Making Pacts with the Devil- an update on me

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When people ask me what it’s like living with a chronic disease, I sometimes say that it’s like making a pact with the devil.

Let me elaborate: The best known pact with the devil in literature is probably Goethe’s Faust (ok, maybe Christopher Marlowe too!). Faust, the protagonist, has a terrible problem: He’s educated, good looking, no shortage of money, generally in a good place, but no, Faust is super unhappy. He wants to know more! He wants to do it all, live large! One fine day, after Easter, the devil visits him, first in form of a poodle (sorry poodle owners) and then he reveals himself. The deal is pretty simple: Mephistopheles will lead him through life and Faust will give him his soul in exchange. Obviously, Faust was not raised catholic, or is all that smart after all, because I could have told him that no, this isn’t the greatest of your ideas, man. How could this end well?

In the course of the drama (Part One and Two), Faust is livin’ it up: He attends a witches’ sabbath, has an affair with 12-15 year old Gretchen  (who then has a baby, kills the baby in her desperation and goes crazy over it), parties with the emperor, has another kid (with Helen of Troy, yes, you read that right) and towards the end of his life screws over an old couple, because he wants to live on their land to oversee his works. At the end of Mr. “But I really meant well, peeps” Faust’s life, Mephistopheles is getting ready to take him, but of course, the Lord has other plans- his sexy angels distract depraved and horny Mephistopheles, and Faust’s soul is being saved (and yes, this really is one of the most common scholarly interpretations of the scene, in slightly different wording).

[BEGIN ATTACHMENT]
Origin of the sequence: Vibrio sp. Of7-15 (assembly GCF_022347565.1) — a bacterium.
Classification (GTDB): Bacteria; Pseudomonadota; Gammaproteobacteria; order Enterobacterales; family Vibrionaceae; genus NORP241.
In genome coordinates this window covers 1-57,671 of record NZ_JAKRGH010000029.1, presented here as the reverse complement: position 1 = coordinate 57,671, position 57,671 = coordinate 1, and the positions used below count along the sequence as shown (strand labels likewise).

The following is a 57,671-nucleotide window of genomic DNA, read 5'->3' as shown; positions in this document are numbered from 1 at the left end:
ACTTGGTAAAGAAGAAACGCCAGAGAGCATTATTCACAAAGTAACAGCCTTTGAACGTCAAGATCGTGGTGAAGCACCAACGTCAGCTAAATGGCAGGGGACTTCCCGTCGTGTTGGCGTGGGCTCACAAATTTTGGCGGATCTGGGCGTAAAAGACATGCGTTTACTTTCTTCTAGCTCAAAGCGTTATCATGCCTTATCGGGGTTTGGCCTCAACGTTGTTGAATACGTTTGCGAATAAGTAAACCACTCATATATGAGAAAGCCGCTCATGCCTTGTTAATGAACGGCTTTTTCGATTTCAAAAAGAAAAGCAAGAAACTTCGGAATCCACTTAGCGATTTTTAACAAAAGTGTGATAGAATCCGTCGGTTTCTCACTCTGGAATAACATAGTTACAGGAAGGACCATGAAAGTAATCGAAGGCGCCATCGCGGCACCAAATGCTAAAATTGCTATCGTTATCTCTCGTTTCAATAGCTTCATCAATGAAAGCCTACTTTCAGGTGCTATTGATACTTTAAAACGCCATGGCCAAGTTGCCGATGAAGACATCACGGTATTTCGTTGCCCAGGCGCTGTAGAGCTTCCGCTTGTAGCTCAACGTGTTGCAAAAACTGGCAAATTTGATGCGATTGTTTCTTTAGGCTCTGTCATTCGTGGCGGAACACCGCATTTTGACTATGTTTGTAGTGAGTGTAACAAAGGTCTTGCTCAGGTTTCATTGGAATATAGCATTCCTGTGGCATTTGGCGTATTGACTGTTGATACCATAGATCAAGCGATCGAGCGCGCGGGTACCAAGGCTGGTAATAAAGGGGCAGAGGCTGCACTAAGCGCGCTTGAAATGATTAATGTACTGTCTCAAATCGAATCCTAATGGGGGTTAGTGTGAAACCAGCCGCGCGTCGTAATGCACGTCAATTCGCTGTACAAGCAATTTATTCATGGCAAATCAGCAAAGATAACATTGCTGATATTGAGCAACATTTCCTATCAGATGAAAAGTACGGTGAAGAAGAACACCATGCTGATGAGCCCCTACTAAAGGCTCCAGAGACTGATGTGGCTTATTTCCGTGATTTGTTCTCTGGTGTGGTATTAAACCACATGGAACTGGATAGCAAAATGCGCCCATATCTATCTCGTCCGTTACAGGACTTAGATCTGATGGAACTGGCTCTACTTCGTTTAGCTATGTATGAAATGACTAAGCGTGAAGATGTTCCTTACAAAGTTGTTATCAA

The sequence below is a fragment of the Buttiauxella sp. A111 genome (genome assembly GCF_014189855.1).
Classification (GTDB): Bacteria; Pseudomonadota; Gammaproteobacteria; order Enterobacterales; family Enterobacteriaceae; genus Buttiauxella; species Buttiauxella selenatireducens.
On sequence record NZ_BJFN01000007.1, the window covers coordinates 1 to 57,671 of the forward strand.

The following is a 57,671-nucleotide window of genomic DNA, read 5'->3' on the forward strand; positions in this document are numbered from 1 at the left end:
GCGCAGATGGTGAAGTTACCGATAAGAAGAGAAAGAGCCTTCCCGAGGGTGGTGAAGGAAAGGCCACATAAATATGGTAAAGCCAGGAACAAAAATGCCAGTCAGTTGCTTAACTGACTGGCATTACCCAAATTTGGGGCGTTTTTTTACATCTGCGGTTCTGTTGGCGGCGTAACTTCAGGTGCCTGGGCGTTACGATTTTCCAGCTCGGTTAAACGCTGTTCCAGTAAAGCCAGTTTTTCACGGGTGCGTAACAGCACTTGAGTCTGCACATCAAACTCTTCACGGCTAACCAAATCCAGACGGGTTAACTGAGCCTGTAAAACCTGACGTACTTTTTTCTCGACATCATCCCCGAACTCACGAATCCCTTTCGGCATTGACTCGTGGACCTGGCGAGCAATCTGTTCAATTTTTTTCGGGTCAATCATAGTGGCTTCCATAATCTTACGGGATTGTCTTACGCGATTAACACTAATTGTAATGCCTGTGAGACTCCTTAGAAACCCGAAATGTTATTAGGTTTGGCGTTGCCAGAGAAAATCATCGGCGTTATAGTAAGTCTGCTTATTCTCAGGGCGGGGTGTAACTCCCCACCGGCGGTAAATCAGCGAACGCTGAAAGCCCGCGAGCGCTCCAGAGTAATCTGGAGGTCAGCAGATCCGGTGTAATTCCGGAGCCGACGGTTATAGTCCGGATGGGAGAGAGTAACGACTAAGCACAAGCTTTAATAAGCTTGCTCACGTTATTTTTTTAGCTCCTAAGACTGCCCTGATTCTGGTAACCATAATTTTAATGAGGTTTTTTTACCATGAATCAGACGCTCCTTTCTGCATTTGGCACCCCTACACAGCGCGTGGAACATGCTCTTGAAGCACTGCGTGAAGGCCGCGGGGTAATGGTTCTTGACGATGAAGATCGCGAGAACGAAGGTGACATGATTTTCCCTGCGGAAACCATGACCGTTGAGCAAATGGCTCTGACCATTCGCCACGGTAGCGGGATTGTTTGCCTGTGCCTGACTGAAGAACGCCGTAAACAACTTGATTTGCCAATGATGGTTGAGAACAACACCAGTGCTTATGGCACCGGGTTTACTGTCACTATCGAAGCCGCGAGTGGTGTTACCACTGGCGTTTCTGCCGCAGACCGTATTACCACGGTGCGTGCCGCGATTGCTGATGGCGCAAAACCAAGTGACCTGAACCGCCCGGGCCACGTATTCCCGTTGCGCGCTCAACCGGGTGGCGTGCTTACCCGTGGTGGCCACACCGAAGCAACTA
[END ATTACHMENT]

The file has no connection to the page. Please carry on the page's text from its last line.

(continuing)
I currently feel like I am making a pact with the devil, just way less glamorous than Fausty. After my surgery wound healed, I finally re-started the Remicade (infliximab) that I had started before the stomach perforation. It’s working fairly well, I think, my blood work looks fine, I am in less pain, I keep gaining weight, and lo and behold, I even have formed stools on occasion. Here comes the price: It’s a two and a half hour infusion every six weeks (and here I am better off than most patients, a lot of people sit there for a good four to five hours). Do I need to schedule vacations, my work and everything else around? You bet. To me, this loss of independence is already big, but hey, it’s once a month and if I feel well enough to enjoy the rest of my month in exchange? Sure. After the infusion, I feel like hit by a truck for two days. I don’t exaggerate- in German there is an expression “aus der Haut fahren”- when you want to get out of your skin. That’s me. Every effing muscle is aching and it can be hard to type because my skin is so sensitive. Oh, and the fatigue I won’t even mention (except that I just did). I also bruise really easily these days, not too great when you have a rambunctious boxer pup at home. Whatevs though, I’ll just wear long pants and sleeves. The latest though, is hair loss. It’s falling out in the bushels. Now anybody who knows me in real life, knows that I have always expressed myself through my hairstyles. This is where I am fed up.I am joking “oh, I guess it’s pixie time again,” but I dread every time I wash my hair.